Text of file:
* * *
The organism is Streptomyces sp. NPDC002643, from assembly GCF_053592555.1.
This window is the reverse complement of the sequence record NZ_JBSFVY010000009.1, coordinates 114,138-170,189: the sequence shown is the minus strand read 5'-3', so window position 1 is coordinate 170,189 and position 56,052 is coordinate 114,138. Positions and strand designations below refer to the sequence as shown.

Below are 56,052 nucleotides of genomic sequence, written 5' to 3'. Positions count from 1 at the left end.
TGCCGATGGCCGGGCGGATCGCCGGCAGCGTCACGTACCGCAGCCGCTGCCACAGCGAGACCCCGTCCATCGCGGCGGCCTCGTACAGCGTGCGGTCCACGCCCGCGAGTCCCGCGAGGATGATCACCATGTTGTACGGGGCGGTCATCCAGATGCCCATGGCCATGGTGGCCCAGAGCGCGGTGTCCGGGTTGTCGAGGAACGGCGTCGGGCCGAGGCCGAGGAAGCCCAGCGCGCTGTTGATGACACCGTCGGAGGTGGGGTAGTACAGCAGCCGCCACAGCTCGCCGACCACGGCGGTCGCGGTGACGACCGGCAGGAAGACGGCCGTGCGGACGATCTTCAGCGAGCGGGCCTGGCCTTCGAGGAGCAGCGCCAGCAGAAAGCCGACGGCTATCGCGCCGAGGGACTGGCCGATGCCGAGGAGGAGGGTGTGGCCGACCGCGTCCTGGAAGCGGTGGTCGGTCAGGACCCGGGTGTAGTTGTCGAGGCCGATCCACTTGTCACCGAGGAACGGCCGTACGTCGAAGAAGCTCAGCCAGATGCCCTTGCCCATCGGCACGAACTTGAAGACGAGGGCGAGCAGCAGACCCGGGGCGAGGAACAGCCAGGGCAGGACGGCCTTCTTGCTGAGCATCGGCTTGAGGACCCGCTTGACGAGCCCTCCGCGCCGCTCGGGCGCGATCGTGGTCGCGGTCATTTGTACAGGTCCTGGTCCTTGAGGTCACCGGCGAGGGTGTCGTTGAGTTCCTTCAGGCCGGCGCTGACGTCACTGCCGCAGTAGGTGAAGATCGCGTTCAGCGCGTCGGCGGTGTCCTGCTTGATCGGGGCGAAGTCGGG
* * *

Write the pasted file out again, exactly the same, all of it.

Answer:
The organism is Streptomyces sp. NPDC002643, from assembly GCF_053592555.1.
This window is the reverse complement of the sequence record NZ_JBSFVY010000009.1, coordinates 114,138-170,189: the sequence shown is the minus strand read 5'-3', so window position 1 is coordinate 170,189 and position 56,052 is coordinate 114,138. Positions and strand designations below refer to the sequence as shown.

Below are 56,052 nucleotides of genomic sequence, written 5' to 3'. Positions count from 1 at the left end.
TGCCGATGGCCGGGCGGATCGCCGGCAGCGTCACGTACCGCAGCCGCTGCCACAGCGAGACCCCGTCCATCGCGGCGGCCTCGTACAGCGTGCGGTCCACGCCCGCGAGTCCCGCGAGGATGATCACCATGTTGTACGGGGCGGTCATCCAGATGCCCATGGCCATGGTGGCCCAGAGCGCGGTGTCCGGGTTGTCGAGGAACGGCGTCGGGCCGAGGCCGAGGAAGCCCAGCGCGCTGTTGATGACACCGTCGGAGGTGGGGTAGTACAGCAGCCGCCACAGCTCGCCGACCACGGCGGTCGCGGTGACGACCGGCAGGAAGACGGCCGTGCGGACGATCTTCAGCGAGCGGGCCTGGCCTTCGAGGAGCAGCGCCAGCAGAAAGCCGACGGCTATCGCGCCGAGGGACTGGCCGATGCCGAGGAGGAGGGTGTGGCCGACCGCGTCCTGGAAGCGGTGGTCGGTCAGGACCCGGGTGTAGTTGTCGAGGCCGATCCACTTGTCACCGAGGAACGGCCGTACGTCGAAGAAGCTCAGCCAGATGCCCTTGCCCATCGGCACGAACTTGAAGACGAGGGCGAGCAGCAGACCCGGGGCGAGGAACAGCCAGGGCAGGACGGCCTTCTTGCTGAGCATCGGCTTGAGGACCCGCTTGACGAGCCCTCCGCGCCGCTCGGGCGCGATCGTGGTCGCGGTCATTTGTACAGGTCCTGGTCCTTGAGGTCACCGGCGAGGGTGTCGTTGAGTTCCTTCAGGCCGGCGCTGACGTCACTGCCGCAGTAGGTGAAGATCGCGTTCAGCGCGTCGGCGGTGTCCTGCTTGATCGGGGCGAAGTCGGG